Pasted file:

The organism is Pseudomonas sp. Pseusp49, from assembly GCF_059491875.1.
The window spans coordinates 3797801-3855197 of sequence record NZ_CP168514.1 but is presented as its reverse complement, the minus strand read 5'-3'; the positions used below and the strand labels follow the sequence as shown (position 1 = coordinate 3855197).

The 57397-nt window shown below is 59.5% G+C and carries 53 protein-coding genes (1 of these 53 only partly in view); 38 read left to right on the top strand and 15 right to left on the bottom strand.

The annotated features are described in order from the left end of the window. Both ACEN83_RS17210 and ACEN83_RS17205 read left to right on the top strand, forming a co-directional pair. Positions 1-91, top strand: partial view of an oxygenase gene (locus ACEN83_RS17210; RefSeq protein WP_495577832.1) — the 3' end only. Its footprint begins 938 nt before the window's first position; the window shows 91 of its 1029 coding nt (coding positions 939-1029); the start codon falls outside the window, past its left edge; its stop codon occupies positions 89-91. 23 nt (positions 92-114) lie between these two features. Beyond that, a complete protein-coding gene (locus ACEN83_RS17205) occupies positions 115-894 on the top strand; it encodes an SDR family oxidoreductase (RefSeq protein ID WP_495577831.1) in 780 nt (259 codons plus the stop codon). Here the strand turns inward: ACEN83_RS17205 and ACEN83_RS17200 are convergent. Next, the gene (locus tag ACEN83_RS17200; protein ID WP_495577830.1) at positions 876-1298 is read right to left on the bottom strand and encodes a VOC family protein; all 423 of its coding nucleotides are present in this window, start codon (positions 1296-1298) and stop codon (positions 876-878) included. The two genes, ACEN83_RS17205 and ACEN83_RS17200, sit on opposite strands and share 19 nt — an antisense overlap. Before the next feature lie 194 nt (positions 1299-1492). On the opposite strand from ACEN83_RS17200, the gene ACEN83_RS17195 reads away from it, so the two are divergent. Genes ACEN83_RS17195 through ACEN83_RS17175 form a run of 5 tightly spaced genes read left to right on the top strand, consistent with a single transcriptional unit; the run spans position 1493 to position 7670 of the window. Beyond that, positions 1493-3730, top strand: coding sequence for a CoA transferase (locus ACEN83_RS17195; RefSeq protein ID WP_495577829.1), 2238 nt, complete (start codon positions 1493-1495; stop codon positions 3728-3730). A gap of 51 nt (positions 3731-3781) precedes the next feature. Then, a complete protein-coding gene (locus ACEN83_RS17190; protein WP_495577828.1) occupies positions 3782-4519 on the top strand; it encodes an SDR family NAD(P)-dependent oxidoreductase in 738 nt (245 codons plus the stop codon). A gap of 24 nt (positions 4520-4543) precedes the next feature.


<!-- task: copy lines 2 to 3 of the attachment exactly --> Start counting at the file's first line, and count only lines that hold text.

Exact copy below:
The window spans coordinates 3797801-3855197 of sequence record NZ_CP168514.1 but is presented as its reverse complement, the minus strand read 5'-3'; the positions used below and the strand labels follow the sequence as shown (position 1 = coordinate 3855197).

The 57397-nt window shown below is 59.5% G+C and carries 53 protein-coding genes (1 of these 53 only partly in view); 38 read left to right on the top strand and 15 right to left on the bottom strand.